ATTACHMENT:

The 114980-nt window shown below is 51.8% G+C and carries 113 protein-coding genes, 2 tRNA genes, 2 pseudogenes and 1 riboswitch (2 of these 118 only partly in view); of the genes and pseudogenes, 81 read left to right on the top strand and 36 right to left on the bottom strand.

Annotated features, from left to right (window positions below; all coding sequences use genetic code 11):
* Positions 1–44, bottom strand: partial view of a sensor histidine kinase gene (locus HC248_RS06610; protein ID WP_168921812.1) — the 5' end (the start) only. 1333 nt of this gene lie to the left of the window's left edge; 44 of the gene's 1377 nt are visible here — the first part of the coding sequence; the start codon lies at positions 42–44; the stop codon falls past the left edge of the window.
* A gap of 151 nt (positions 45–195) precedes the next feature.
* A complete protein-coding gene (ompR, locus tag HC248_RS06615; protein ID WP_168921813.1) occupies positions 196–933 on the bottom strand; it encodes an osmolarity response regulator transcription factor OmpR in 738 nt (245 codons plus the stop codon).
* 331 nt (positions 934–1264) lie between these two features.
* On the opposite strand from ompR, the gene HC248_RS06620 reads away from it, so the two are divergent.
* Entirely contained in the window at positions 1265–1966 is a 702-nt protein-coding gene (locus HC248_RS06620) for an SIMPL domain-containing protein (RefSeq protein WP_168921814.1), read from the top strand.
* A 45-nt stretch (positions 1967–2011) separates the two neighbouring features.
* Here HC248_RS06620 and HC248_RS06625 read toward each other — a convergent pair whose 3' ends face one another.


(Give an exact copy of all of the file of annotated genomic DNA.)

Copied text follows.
The 114980-nt window shown below is 51.8% G+C and carries 113 protein-coding genes, 2 tRNA genes, 2 pseudogenes and 1 riboswitch (2 of these 118 only partly in view); of the genes and pseudogenes, 81 read left to right on the top strand and 36 right to left on the bottom strand.

Annotated features, from left to right (window positions below; all coding sequences use genetic code 11):
* Positions 1–44, bottom strand: partial view of a sensor histidine kinase gene (locus HC248_RS06610; protein ID WP_168921812.1) — the 5' end (the start) only. 1333 nt of this gene lie to the left of the window's left edge; 44 of the gene's 1377 nt are visible here — the first part of the coding sequence; the start codon lies at positions 42–44; the stop codon falls past the left edge of the window.
* A gap of 151 nt (positions 45–195) precedes the next feature.
* A complete protein-coding gene (ompR, locus tag HC248_RS06615; protein ID WP_168921813.1) occupies positions 196–933 on the bottom strand; it encodes an osmolarity response regulator transcription factor OmpR in 738 nt (245 codons plus the stop codon).
* 331 nt (positions 934–1264) lie between these two features.
* On the opposite strand from ompR, the gene HC248_RS06620 reads away from it, so the two are divergent.
* Entirely contained in the window at positions 1265–1966 is a 702-nt protein-coding gene (locus HC248_RS06620) for an SIMPL domain-containing protein (RefSeq protein WP_168921814.1), read from the top strand.
* A 45-nt stretch (positions 1967–2011) separates the two neighbouring features.
* Here HC248_RS06620 and HC248_RS06625 read toward each other — a convergent pair whose 3' ends face one another.